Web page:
ethnography

ethnography

ethnography

Method

Ethnography is a research method most commonly practised in anthropology and sociology to gain a deep and holistic understanding of people, their behaviours, and their perspectives within their cultural and social contexts. It involves immersing oneself in the participants' environment, observing their daily activities, and engaging in conversations to uncover insights.

Ethnography is a research method most commonly practised in anthropology and sociology to gain a deep and holistic understanding of people, their behaviours, and their perspectives within their cultural and social contexts. It involves immersing oneself in the participants' environment, observing their daily activities, and engaging in conversations to uncover insights.

How to conduct ethnography?

How to conduct ethnography?

How to conduct ethnography?

Before fieldwork

Before fieldwork

Define research objectives

While your research focus may evolve during fieldwork, establishing clear research objectives or themes before entering the field can help minimize observational ambiguity and distractions.

Review existing literature

Delve into existing research insights to refine the specific angle to concentrate on, but be careful of potential contextual differences between the existing literature and your own research.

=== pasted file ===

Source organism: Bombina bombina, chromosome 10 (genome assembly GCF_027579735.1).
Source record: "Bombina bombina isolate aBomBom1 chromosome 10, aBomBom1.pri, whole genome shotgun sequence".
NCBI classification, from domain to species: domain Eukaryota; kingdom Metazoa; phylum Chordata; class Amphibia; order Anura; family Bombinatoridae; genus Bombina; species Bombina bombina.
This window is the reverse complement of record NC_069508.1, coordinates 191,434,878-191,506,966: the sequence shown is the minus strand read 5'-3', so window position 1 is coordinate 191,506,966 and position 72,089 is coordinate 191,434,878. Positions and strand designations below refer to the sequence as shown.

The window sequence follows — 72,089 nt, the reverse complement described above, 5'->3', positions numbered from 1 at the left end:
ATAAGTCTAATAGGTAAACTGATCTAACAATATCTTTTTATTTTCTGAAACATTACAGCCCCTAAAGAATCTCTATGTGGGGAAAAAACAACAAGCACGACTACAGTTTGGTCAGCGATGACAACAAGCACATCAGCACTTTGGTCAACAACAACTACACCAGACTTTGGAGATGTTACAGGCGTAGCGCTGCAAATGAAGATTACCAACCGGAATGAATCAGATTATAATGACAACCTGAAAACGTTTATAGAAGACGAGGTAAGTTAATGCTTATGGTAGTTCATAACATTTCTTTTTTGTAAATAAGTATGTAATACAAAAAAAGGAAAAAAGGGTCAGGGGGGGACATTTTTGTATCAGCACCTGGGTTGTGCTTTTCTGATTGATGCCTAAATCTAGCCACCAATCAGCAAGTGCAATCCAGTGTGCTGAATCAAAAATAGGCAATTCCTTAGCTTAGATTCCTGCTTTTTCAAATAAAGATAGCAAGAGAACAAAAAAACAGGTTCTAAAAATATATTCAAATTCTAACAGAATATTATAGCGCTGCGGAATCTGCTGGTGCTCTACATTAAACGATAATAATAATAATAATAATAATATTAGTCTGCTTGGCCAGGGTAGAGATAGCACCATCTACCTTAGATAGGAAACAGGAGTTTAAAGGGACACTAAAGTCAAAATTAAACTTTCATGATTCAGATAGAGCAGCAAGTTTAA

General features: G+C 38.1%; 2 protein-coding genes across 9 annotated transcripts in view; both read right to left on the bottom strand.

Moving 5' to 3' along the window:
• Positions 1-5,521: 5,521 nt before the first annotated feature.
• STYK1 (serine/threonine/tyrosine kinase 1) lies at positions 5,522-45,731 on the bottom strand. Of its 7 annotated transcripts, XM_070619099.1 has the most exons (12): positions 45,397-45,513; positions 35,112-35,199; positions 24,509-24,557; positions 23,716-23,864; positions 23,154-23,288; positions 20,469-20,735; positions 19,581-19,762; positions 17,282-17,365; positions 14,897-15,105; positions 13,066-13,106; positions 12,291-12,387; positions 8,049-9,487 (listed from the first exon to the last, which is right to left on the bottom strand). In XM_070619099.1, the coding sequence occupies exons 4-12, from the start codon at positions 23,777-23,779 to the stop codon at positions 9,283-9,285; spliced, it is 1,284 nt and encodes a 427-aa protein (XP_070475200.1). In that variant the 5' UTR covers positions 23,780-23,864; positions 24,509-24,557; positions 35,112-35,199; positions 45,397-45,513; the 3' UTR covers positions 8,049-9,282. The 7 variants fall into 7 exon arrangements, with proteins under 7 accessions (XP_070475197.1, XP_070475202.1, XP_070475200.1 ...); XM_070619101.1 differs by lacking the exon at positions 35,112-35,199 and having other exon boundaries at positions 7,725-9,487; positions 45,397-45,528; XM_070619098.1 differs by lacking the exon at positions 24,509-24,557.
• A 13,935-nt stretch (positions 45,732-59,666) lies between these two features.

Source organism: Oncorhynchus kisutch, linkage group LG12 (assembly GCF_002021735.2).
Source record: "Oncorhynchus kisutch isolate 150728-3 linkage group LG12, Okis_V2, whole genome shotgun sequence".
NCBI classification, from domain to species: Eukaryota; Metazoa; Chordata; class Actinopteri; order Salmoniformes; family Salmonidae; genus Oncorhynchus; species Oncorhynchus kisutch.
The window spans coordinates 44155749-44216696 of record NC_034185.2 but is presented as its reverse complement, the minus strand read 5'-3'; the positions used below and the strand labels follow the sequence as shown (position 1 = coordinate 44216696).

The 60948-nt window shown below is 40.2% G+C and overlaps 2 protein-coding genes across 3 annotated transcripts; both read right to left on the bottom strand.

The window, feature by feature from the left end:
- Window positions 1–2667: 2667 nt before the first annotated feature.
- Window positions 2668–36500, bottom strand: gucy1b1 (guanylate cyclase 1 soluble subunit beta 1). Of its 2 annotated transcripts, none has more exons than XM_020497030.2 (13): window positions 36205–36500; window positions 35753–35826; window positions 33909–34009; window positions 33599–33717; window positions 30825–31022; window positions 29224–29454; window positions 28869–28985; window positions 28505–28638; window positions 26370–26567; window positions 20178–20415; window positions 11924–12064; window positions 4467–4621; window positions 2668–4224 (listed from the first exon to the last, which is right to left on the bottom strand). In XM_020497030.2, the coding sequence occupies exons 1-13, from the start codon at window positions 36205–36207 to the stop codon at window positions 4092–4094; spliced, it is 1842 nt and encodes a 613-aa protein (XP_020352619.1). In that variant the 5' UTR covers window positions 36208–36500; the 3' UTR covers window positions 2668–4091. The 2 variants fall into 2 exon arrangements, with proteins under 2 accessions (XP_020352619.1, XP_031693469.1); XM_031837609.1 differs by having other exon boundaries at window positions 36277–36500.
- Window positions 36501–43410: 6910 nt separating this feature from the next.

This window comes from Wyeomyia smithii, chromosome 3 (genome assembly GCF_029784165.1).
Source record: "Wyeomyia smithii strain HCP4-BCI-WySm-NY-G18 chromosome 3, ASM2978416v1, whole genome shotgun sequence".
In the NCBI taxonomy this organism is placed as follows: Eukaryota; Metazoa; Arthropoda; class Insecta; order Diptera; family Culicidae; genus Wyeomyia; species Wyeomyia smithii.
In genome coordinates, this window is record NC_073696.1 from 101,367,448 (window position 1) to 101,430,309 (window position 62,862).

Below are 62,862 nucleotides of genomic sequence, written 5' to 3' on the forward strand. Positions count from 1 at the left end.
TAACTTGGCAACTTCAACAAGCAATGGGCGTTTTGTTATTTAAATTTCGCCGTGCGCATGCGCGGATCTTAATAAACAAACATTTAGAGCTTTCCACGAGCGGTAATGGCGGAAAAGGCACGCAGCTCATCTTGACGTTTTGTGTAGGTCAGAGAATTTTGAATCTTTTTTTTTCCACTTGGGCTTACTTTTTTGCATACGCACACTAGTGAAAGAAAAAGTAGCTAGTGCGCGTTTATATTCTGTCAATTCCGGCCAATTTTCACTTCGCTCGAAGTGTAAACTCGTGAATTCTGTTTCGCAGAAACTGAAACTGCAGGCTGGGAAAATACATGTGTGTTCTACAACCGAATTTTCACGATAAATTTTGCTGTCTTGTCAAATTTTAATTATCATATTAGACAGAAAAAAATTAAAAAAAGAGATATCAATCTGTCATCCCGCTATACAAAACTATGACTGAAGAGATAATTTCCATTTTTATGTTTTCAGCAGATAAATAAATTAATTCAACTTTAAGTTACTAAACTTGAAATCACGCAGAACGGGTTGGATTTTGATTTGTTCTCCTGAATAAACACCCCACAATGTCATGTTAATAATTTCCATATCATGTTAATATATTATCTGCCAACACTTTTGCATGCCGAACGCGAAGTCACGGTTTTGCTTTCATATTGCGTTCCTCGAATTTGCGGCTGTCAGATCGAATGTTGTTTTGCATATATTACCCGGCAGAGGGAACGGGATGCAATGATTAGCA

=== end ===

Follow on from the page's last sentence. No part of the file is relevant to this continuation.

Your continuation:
Select your field site

Select a field site that fits your research focus. If feasible, establish this connection through personal connections to foster trust. However, always consider the ethical implications on the people and communities involved.

Ethnographic fieldwork

Ethnographic fieldwork

Build rapport

Be transparent about your purpose of being the field and recognise the power dynamics and your role within the setting. You should also actively pay attention the unwritten code of conduct to not unnecessary attention.

Participant observation

Engage deeply within the community while closely observing their daily lives. Often, seemingly mundane activities reveal their learned values and aspirations. Be aware of how your presence may influence their actions. See more

Data collection

Gather data using diverse methods such as field notes, interviews, photos, videos, and other artifacts. Thoroughly record your observations, conversations, and interactions and reflect on them daily to not miss important details.

Pay attention to objects

Material culture offers insights into people's beliefs, practices, and values. Studying objects and their significance within a community reveals hidden dimensions of cultural meanings and social behaviours.

Pay attention to objects

Material culture offers insights into people's beliefs, practices, and values. Studying objects and their significance within a community reveals hidden dimensions of cultural meanings and social behaviours.

Triangulation

Cross-verify the collected data with multiple sources. Comparing and contrasting data enhances data validity, reducing bias and strengthening research credibility.

After fieldwork

Reflect

Reflect on personal biases, cultural nuances, and participant dynamics. Analyze the impact of your presence. Consider the validity of data, ethical considerations, and potential changes to research focus.

Interpret findings

Identify patterns, themes, and cultural contexts in collected data. Use coding and thematic analysis to extract key insights, revealing cultural meaning, social behaviors, and valuable perspectives.

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